• imperative

• past participle and gerund • use of the ininitive

• subjunctive: present, imperfect, perfect, pluperfect • passive sentences and structures with se

• verbs followed by prepositions

• verbs of change (e.g. volverse, convertirse en, hacerse) 2 Nouns

• gender

• singular and plural forms 3 Articles

• comparative and superlative 5 Exclamations

6 Demonstratives 7 Possessives

8 Indeinite adjectives and pronouns (e.g. algo, alguien, demasiado, cada, ninguno) 9 Numbers

10 Personal pronouns 11 Relexive pronouns 12 Question words 13 Adverbs

14 Prepositions

15 Time phrases (e.g. hace un año que vivo aquí, llevo una hora esperando, estudio español desde octubre)

(25)

Grammar syllabus

17 Subordination requiring the indicative or the subjunctive • noun clauses (e.g. creo que, es probable que, temo que)

• relative clauses (e.g. ésa es la mujer cuyo coche es negro, busco un hotel que sea barato) • adverbial clauses expressing:

– cause (e.g. porque, a causa de que)

– comparison (e.g. era más interesante de lo que pensaba)

Russian (Principal Course)

1 Nouns

• all genders, cases, singular and plural • animate/inanimate

2 Adjectives

• long forms, all cases, singular and plural • common short forms

• comparatives

(26)

Grammar syllabus

13 Impersonal constructions • all tenses 17 Times and dates 18 Negation

• indicative: present, passato prossimo, imperfect, future, conditional, pluperfect, future perfect, conditional perfect, passato remoto

• relexives • imperatives

• passive, passive structures with si • gerunds, stare + gerund

• subjunctive: present, past, perfect, pluperfect • modals

• impersonal verbs • use of the ininitive • verbs followed by di or a • impersonal structures with si • hypothetical clauses

• sequence of tenses in indicative and subjunctive 2 Articles

(27)

Grammar syllabus

3 Nouns • gender

• rules of agreement 4 Adjectives

• gender

• rules of agreement 5 Plurals

• including irregulars 6 Prepositions

• of place and of time • articulated prepositions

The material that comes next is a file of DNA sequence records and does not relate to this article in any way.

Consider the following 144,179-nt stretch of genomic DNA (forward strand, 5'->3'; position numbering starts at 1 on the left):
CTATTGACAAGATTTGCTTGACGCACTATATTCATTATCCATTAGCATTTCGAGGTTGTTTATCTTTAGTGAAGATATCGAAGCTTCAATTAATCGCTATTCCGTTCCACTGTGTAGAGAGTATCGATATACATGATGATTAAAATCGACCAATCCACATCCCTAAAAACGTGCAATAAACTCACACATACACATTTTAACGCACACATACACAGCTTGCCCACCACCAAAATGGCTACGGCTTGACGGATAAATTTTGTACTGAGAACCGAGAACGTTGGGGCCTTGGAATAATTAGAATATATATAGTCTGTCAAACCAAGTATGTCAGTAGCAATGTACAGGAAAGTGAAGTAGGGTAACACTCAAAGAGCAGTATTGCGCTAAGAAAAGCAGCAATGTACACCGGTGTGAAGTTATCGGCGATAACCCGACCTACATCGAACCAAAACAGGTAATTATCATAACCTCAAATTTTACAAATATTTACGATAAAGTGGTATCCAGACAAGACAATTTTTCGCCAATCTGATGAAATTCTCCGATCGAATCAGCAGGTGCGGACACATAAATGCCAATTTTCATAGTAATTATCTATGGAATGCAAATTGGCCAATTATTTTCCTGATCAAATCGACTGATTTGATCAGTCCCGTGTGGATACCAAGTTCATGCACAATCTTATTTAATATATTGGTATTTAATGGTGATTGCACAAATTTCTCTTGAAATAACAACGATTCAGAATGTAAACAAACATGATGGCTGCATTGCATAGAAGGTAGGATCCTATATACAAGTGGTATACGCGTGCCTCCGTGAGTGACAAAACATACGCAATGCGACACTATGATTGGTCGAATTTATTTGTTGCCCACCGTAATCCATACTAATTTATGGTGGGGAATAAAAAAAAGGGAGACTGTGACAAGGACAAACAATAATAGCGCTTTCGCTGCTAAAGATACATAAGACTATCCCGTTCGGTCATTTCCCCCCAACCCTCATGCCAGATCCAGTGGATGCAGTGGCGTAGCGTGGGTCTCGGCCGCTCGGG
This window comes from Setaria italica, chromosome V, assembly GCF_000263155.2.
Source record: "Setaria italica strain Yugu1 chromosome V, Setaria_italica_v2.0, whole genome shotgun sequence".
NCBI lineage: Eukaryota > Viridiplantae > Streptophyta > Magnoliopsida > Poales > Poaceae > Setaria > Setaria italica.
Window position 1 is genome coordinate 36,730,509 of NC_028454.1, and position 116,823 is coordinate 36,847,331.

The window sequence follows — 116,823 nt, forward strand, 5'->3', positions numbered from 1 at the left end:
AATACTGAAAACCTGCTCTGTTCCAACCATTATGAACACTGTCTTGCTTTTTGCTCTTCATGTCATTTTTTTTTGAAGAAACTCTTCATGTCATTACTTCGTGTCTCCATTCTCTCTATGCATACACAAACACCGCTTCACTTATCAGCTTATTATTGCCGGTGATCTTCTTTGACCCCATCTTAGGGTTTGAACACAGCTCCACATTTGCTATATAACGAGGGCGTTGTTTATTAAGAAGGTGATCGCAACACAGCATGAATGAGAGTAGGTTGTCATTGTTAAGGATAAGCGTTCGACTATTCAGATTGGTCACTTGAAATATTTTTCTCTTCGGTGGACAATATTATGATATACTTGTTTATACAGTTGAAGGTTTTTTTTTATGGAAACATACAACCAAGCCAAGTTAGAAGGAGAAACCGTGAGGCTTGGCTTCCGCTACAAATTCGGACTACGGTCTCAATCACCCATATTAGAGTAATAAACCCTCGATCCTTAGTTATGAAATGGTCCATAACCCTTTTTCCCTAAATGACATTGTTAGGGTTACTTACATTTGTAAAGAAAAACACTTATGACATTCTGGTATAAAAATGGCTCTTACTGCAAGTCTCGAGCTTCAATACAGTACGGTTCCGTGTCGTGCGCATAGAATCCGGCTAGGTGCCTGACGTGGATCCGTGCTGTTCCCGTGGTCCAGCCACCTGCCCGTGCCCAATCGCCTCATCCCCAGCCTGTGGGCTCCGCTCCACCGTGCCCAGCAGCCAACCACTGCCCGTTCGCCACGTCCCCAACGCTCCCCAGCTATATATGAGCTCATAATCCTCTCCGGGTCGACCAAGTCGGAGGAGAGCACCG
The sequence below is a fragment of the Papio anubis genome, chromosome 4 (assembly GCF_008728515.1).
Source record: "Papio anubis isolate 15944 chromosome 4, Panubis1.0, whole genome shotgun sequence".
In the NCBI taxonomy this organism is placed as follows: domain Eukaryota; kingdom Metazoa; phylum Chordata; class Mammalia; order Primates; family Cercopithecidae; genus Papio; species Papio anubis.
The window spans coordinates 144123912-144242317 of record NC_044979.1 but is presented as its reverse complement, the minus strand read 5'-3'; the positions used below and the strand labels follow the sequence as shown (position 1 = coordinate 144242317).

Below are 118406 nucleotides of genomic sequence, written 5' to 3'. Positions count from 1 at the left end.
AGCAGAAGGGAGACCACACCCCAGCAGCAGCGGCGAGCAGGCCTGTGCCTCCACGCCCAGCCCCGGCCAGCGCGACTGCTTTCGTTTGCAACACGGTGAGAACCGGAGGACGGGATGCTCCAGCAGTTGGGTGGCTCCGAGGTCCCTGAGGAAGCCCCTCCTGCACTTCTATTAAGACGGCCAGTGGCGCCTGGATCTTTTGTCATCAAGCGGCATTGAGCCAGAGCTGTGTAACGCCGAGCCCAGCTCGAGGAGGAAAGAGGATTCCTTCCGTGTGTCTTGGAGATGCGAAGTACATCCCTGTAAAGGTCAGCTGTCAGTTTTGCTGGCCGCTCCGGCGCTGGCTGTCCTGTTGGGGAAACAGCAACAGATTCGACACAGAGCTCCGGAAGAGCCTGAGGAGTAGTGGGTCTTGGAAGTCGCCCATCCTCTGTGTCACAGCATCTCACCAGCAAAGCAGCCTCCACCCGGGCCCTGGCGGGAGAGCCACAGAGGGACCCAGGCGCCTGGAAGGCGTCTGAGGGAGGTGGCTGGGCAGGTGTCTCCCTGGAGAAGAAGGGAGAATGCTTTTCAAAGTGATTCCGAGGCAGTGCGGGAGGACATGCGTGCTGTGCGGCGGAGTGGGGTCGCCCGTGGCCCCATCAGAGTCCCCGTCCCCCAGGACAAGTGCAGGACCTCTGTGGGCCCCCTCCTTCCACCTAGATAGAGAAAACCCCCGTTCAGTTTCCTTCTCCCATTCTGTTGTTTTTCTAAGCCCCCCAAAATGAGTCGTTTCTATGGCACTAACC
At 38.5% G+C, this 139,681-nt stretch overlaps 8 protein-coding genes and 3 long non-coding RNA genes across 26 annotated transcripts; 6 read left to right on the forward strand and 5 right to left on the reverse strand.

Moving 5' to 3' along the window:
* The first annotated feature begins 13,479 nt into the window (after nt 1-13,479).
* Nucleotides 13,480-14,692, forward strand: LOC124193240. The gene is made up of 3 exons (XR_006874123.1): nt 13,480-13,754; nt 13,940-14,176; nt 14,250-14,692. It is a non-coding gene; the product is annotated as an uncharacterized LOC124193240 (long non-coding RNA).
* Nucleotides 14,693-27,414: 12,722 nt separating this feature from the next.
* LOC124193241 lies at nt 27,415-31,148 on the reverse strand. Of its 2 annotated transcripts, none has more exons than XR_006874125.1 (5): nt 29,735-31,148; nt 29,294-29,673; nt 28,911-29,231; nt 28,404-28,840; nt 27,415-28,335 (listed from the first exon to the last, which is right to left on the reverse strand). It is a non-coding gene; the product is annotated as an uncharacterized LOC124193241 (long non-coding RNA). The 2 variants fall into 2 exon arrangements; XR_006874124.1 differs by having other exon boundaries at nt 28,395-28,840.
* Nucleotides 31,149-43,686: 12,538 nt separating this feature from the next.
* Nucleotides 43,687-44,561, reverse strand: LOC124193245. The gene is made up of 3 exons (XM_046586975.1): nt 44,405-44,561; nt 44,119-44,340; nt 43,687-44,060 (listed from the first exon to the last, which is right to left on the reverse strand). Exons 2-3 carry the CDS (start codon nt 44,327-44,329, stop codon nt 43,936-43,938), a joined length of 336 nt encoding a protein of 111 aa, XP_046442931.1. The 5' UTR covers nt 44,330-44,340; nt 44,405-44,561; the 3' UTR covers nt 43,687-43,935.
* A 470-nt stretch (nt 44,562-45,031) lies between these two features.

7 Demonstrative adjectives and demonstrative pronouns 8 Possessive adjectives

9 Question words 10 Adverbs

11 Personal pronouns • conjunctive • disjunctive

• combined pronouns 12 ci and ne

13 Relative pronouns 14 Conjunctions

• coordinate • subordinate

15 Indeinite adjectives and pronouns 16 Comparatives and superlatives 17 Sufixes

(28)

Topics and texts for Paper 4

Topics and texts for Paper 4

French

Part I: Topics Valid for examination in

LA FRANCE PENDANT LA GUERRE (1939–45) Film: Lucie Aubrac (Berri)

Némirovsky, Tempête en juin (from Némirovsky, Suite française) Dutourd, Au bon beurre

2016 – –

LES RELATIONS FAMILIALES EN CONTEXTE FRANCOPHONE Film: C.R.A.Z.Y. (Vallée)

Sebbar (ed.), Une enfance outremer Chraïbi, La Civilisation, ma mère

2016 2017 –

INTEGRATION, EXCLUSION, CITOYENNETE Film: La Haine (Kassovitz)

Film: La Désintégration (Faucon) Begag, Béni ou le paradis privé

2016 2017 2018

VISIONS DE SOCIETE

Film: Delicatessen (Caro and Jeunet) Film: Alphaville (Godard)

Barjavel, Ravage

2016 2017 2018

LES VOYAGES

Film: Code inconnu: récit incomplet de divers voyages (Haneke) Van Cauwelaert, Un aller simple

Semprun, Le Grand voyage

Nancy Huston, Leïla Sebbar, Lettres parisiennes: Histoires d’exil

(29)

Topics and texts for Paper 4

Part II: Texts Valid for examination in

Racine, Phèdre 2016 2017 –

Racine, Britannicus _ _ 2018

Molière, Tartuffe 2016 – –

Voltaire, Zadig et Micromégas – 2017 2018

Balzac, Le Père Goriot 2016 – –

Zola, Thérèse Raquin – 2017 2018

Gary, La Vie devant soi 2016 2017 –

Modiano, Dora Bruder – – 2018

Bazin, Au Nom du Fils 2016 – –

Mauriac, Thérèse Desqueyroux – 2017 2018

Maupassant, Bel-Ami 2016 2017 2018

Anouilh, Antigone 2016 2017 2018

(30)

Topics and texts for Paper 4

German

Part I: Topics Valid for examination in

DIE NS-ZEIT

Ödön von Horváth, Jugend ohne Gott

Film: Hitlerjunge Salomon (Agnieszka Holland) Film: Die Fälscher (Stefan Ruzowitzky)

2016 – –

DIE FILME VON WERNER HERZOG Film: Aguirre, der Zorn Gottes Film: Woyzeck

Film: Fitzcarraldo

– 2017 2018

DAS KLEINSTADTLEBEN

Patrick Süskind, Die Geschichte von Herrn Sommer Film: Das schreckliche Mädchen (Michael Verhoeven) Film: Das weiße Band (Michael Haneke)

2016 2017 –

FRAUEN

Jenny Erpenbeck, Geschichte vom alten Kind Film: Fontane – Efi Briest (Rainer Werner Fassbinder) Film: Lore (Cate Shortland)

– – 2018

BERLIN

Wladimir Kaminer, Schönhauser Allee Film: Der Himmel über Berlin (Wim Wenders) Film: Herr Lehmann (Leander Haußmann)

2016 – –

ERWACHSENWERDEN Benjamin Lebert, Crazy

Film: Nichts bereuen (Benjamin Quabeck) Film: Jenseits der Stille (Caroline Link)

– 2017 2018

SPORT

Film: Nordwand (Philipp Stölzl)

Film: Der ganz große Traum (Sebastian Grobler) Film: Berlin 36 (Kaspar Heidelbach)

2016 2017 2018

DIE MAUER

Peter Schneider, Der Mauerspringer Film: Der Tunnel (Roland Suso Richter) Film: Liebe Mauer (Peter Timm)